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Genetic Engineering
Understanding the Immune System

Adapted by Mary Shomon

Genetic engineering, more formally known as recombinant DNA technology, allows scientists to pluck genes (segments of DNA) from one type of organism and combine them with genes of a second organism. In this way, relatively simple organisms such as bacteria or yeast, or even mammalian cells in culture and mammals such as goats and sheep, can be induced to make quantities of human proteins, including hormones such as insulin as well as lymphokines and monokines. Microorganisms can also be made to manufacture proteins from infectious agents such as the hepatitis virus or the AIDS virus, for use in vaccines.

Another facet of recombinant DNA technology involves gene therapy: replacing defective or missing genes with normal genes. The first approved gene therapy trials involved children with severe combined immunodeficiency disease, or SCID (Immunodeficiency Diseases), which is caused by lack of an enzyme due to a single abnormal gene. The missing gene is introduced into a harmless virus, then mixed with progenitor cells from the patient's bone marrow. When the virus splices its genes into those of the bone marrow cells, it simultaneously inserts the gene for the missing enzyme. Injected back into the patient, the treated marrow cells produce the missing enzyme and revitalize the immune defenses. Researchers are also investigating the use of gene therapy for such diverse conditions as hemophilia, Parkinson's disease, diabetes, a hereditary form of dangerously high cholesterol, and AIDS.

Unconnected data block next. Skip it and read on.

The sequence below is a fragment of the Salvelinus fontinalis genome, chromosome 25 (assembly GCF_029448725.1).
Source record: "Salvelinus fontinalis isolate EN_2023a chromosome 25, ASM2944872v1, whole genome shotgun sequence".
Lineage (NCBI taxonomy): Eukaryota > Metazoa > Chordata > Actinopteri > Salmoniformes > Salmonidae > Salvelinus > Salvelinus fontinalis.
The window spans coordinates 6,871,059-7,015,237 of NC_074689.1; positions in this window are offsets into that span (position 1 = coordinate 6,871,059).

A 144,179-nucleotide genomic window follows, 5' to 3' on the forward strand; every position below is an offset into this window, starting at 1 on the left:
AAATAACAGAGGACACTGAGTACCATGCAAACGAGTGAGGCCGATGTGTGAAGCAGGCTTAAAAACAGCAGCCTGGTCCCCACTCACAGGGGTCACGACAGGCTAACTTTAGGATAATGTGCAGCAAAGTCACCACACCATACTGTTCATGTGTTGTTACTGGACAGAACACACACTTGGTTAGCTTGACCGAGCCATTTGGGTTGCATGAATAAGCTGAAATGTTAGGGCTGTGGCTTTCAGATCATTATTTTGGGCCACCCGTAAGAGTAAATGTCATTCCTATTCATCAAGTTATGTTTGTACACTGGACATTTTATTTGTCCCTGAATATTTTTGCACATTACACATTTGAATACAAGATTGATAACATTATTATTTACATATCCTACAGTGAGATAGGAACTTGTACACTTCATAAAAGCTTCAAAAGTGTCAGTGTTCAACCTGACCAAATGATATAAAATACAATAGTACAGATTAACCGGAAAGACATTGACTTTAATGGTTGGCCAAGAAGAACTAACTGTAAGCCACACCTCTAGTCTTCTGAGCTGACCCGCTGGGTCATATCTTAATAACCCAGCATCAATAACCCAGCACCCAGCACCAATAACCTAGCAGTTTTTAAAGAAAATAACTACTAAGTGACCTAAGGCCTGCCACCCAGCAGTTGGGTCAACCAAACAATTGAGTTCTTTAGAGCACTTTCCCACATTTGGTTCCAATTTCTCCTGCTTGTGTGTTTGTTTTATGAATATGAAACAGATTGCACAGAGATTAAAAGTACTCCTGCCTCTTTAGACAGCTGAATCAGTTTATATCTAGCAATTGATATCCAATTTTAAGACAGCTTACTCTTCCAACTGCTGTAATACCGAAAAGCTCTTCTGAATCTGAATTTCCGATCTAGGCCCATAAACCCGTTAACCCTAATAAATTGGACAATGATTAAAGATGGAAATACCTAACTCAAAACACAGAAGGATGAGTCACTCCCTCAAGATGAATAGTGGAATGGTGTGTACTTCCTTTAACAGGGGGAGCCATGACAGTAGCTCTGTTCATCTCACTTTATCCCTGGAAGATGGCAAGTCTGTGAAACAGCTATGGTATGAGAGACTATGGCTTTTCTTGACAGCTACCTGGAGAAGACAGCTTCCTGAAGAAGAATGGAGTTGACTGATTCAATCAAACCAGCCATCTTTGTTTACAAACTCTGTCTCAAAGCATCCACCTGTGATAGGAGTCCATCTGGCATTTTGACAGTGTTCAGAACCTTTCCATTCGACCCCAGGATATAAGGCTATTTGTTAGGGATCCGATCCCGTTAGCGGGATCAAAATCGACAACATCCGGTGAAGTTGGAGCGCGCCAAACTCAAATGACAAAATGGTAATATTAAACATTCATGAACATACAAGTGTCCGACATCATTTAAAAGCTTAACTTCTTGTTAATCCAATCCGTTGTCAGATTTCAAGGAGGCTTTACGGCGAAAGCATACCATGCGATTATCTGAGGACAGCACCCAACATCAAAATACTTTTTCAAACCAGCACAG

genetic engineering

An increasingly important target for gene therapy is cancer. In pioneering experiments, scientists are removing the immune cell known as the tumor-infiltrating lymphocyte or TIL(Immunity and Cancer), or tumor cells themselves, inserting a gene that boosts the cells' ability to make quantities of a natural anticancer product such as tumor necrosis factor (TNF) or interleukin-2, and then growing the restructured cells in quantity in the laboratory. When the altered cells are returned to the patient, they seek out the tumor and deliver large doses of the anticancer chemical. They also appear to mobilize, in some unknown way, additional antitumor defenses.

On the horizon are anticancer vaccines made by manipulating genes. Intended to protect cancer patients against a recurrence, these vaccines can incorporate genes for immunogenic tumor antigens or genes for histocompatibility antigens able to galvanize killer T cells, as well as genes for substances such as TNF or interleukin-2. Other anticancer strategies call for introducing genes that can shut down cancer-promoting oncogenes or replace faulty cancer-restraining suppressor genes.

Genes can be packaged, for delivery, in a variety of ways: inserted into the genetic material of such carriers as the familiar vaccinia virus (Vaccines Through Biotechnology) or inactivated retroviruses, grafted onto a protein carrier that magnifies the immune response (an adjuvant), or tucked into fat globules known as liposomes.

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